20th Century Women is disappointing because it has so much potential, and occasional flashes of brilliance. Ultimately, it’s a boring failure that amounts to nothing, a collection of tired tropes and suffocating pretensions that would make Terrence Malick blush. The film industry’s “epiphany-core” movement started with Malick’s own The Tree of Life in 2011, a movie so inane, empty, and self-assured that it thought it could get away with Sean Penn wandering around aimlessly on a beach at dusk in a dirty suit and somehow conjure a Zen-like state in the audience, and I have to admit, it worked. I saw The Tree of Life with some close friends and I can’t tell you the depression I felt after we left, my screed complete, and they turned to me and said, “I feel like I watched my life flash past my eyes—an absolute masterpiece, cosmic beauty…” Gun, meet mouth. Malick’s film, like all epiphany-core, presents the facts of life, intoned robotically, as if mere characteristics could ever conjure a character one should care about.
Mike Mills makes the same mistake here, presenting one-dimensional archetypes instead of the real people he claims to pay homage to. Some autobiography. 20th Century Women is slotted with scarecrows: the neurotic teenage boy who’s obviously a stand-in for the director (Lucas Jade Zumann); the slightly older girl that the director always wanted to fuck but got emotionally toyed with instead (Elle Fanning); the boy’s eccentric and often embarrassing free spirit of a mother (Annette Bening); and the new wave art girl who lived on the Lower East Side in the mid-1970s and moved back home, whose sole purpose is to give us reason to believe any of these people would be listening to Suicide and The Talking Heads or wearing Lou Reed and Devo t-shirts (that would be Greta Gerwig).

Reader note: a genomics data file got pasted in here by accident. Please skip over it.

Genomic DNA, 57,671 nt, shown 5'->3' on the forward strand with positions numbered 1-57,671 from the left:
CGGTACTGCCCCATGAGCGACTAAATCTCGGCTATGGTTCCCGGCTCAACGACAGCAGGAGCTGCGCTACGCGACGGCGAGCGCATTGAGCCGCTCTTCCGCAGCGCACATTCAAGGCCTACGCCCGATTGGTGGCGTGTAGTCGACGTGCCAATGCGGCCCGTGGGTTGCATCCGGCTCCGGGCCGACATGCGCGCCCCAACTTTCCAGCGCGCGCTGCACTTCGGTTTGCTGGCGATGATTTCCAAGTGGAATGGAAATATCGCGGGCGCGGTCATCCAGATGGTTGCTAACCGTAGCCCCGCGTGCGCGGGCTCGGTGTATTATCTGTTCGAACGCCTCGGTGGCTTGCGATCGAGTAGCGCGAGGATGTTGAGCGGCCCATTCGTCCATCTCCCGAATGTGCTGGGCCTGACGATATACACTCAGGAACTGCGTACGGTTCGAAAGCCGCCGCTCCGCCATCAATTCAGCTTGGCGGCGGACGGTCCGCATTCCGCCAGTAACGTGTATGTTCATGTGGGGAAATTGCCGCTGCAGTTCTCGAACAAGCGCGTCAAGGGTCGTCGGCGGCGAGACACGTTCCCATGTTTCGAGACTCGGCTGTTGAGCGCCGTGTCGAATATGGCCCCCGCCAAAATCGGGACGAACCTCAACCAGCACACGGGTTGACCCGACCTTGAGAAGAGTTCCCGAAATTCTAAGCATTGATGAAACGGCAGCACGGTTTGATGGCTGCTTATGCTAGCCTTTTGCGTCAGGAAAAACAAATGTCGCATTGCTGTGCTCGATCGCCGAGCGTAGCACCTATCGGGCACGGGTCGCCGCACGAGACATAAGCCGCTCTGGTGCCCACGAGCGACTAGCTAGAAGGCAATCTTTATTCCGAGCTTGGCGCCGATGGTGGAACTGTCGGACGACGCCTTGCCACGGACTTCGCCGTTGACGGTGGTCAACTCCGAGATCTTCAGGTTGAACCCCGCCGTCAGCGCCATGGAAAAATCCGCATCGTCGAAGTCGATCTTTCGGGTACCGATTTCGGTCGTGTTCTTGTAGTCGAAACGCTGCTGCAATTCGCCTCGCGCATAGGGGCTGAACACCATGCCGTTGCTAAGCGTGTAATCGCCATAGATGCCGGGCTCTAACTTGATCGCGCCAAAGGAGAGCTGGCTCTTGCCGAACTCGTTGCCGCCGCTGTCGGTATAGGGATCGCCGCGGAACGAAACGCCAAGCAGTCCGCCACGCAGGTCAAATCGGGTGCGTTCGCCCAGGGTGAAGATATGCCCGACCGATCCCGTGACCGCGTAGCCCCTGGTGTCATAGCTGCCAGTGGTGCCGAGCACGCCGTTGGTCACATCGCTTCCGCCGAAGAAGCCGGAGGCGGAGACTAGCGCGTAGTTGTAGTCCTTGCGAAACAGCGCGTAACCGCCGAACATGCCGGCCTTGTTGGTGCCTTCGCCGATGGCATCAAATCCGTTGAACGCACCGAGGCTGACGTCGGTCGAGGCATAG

Do we really need another poignant scene of parents freaking out over Black Flag? Pick your generation and band of choice—20th Century Women is pure nostalgia porn, an exercise that should’ve been carried out in private, for much less money. The dialogue is ham-fisted and stilted, characters reduced to their characteristics and dead mouthpieces for a middle-aged white guy to wax nostalgic. The similarities with Collateral Beauty are impossible to ignore, down to design of advertising materials. White background with cut-outs of faces, places, and things: pills, shoes, trees, lens flare on everything. I’m shocked that Kurt Loder loved this movie, and his take is completely different than mine: “The picture might be dismissed as a ‘feminist' movie (Dorothea recruits Abbie to help raise Jamie to be a 'good man,' and soon she has him reading Our Bodies, Ourselves). But the film has no agenda, and there's nothing preachy about it. Mills simply makes observations from the perspective of the under-consulted other half of the human race. When Julie finishes having sex with a guy who promised to pull out but then didn't, and we hear her saying, in the tiniest of whispers, ‘I thought we had a deal there’—well, whose heart wouldn't implode?” Oh, please! This kind of stuff is better left in the bedroom.
—Follow Nicky Smith on Twitter: @MUGGER1992